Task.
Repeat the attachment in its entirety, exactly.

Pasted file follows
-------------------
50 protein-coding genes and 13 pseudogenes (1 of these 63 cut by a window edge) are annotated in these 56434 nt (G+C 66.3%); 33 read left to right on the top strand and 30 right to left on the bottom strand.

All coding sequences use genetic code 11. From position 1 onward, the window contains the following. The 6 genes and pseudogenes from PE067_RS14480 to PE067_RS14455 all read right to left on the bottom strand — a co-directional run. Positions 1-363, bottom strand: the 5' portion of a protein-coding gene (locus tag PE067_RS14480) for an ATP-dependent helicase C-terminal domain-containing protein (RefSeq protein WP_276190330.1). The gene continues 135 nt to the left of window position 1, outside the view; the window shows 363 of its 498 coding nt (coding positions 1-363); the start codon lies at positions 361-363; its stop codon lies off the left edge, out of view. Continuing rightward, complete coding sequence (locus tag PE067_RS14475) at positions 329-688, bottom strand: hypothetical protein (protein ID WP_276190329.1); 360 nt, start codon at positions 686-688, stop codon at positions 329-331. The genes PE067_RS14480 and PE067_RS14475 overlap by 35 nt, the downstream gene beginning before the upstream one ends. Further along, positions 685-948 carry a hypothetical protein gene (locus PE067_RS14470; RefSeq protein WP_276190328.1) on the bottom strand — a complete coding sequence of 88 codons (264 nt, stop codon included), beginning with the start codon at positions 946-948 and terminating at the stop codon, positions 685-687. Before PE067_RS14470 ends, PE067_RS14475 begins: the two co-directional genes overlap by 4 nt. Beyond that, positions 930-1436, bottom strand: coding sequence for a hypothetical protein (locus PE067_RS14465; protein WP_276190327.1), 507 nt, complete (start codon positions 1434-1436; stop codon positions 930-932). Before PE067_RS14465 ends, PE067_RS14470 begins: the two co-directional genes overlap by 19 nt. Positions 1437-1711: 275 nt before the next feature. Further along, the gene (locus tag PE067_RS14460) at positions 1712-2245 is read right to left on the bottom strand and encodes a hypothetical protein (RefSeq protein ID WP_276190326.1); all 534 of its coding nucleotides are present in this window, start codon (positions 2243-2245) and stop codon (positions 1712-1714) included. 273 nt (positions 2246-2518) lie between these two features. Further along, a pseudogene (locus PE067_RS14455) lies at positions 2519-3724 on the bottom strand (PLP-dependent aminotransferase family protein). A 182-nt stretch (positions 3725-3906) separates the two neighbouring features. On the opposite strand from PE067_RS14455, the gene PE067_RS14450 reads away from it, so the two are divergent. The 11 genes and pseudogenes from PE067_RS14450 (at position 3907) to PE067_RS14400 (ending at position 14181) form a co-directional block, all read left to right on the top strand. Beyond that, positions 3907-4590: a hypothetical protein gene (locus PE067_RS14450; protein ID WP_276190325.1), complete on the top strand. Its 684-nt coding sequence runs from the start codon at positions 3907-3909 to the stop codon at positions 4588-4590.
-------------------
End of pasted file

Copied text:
50 protein-coding genes and 13 pseudogenes (1 of these 63 cut by a window edge) are annotated in these 56434 nt (G+C 66.3%); 33 read left to right on the top strand and 30 right to left on the bottom strand.

All coding sequences use genetic code 11. From position 1 onward, the window contains the following. The 6 genes and pseudogenes from PE067_RS14480 to PE067_RS14455 all read right to left on the bottom strand — a co-directional run. Positions 1-363, bottom strand: the 5' portion of a protein-coding gene (locus tag PE067_RS14480) for an ATP-dependent helicase C-terminal domain-containing protein (RefSeq protein WP_276190330.1). The gene continues 135 nt to the left of window position 1, outside the view; the window shows 363 of its 498 coding nt (coding positions 1-363); the start codon lies at positions 361-363; its stop codon lies off the left edge, out of view. Continuing rightward, complete coding sequence (locus tag PE067_RS14475) at positions 329-688, bottom strand: hypothetical protein (protein ID WP_276190329.1); 360 nt, start codon at positions 686-688, stop codon at positions 329-331. The genes PE067_RS14480 and PE067_RS14475 overlap by 35 nt, the downstream gene beginning before the upstream one ends. Further along, positions 685-948 carry a hypothetical protein gene (locus PE067_RS14470; RefSeq protein WP_276190328.1) on the bottom strand — a complete coding sequence of 88 codons (264 nt, stop codon included), beginning with the start codon at positions 946-948 and terminating at the stop codon, positions 685-687. Before PE067_RS14470 ends, PE067_RS14475 begins: the two co-directional genes overlap by 4 nt. Beyond that, positions 930-1436, bottom strand: coding sequence for a hypothetical protein (locus PE067_RS14465; protein WP_276190327.1), 507 nt, complete (start codon positions 1434-1436; stop codon positions 930-932). Before PE067_RS14465 ends, PE067_RS14470 begins: the two co-directional genes overlap by 19 nt. Positions 1437-1711: 275 nt before the next feature. Further along, the gene (locus tag PE067_RS14460) at positions 1712-2245 is read right to left on the bottom strand and encodes a hypothetical protein (RefSeq protein ID WP_276190326.1); all 534 of its coding nucleotides are present in this window, start codon (positions 2243-2245) and stop codon (positions 1712-1714) included. 273 nt (positions 2246-2518) lie between these two features. Further along, a pseudogene (locus PE067_RS14455) lies at positions 2519-3724 on the bottom strand (PLP-dependent aminotransferase family protein). A 182-nt stretch (positions 3725-3906) separates the two neighbouring features. On the opposite strand from PE067_RS14455, the gene PE067_RS14450 reads away from it, so the two are divergent. The 11 genes and pseudogenes from PE067_RS14450 (at position 3907) to PE067_RS14400 (ending at position 14181) form a co-directional block, all read left to right on the top strand. Beyond that, positions 3907-4590: a hypothetical protein gene (locus PE067_RS14450; protein ID WP_276190325.1), complete on the top strand. Its 684-nt coding sequence runs from the start codon at positions 3907-3909 to the stop codon at positions 4588-4590.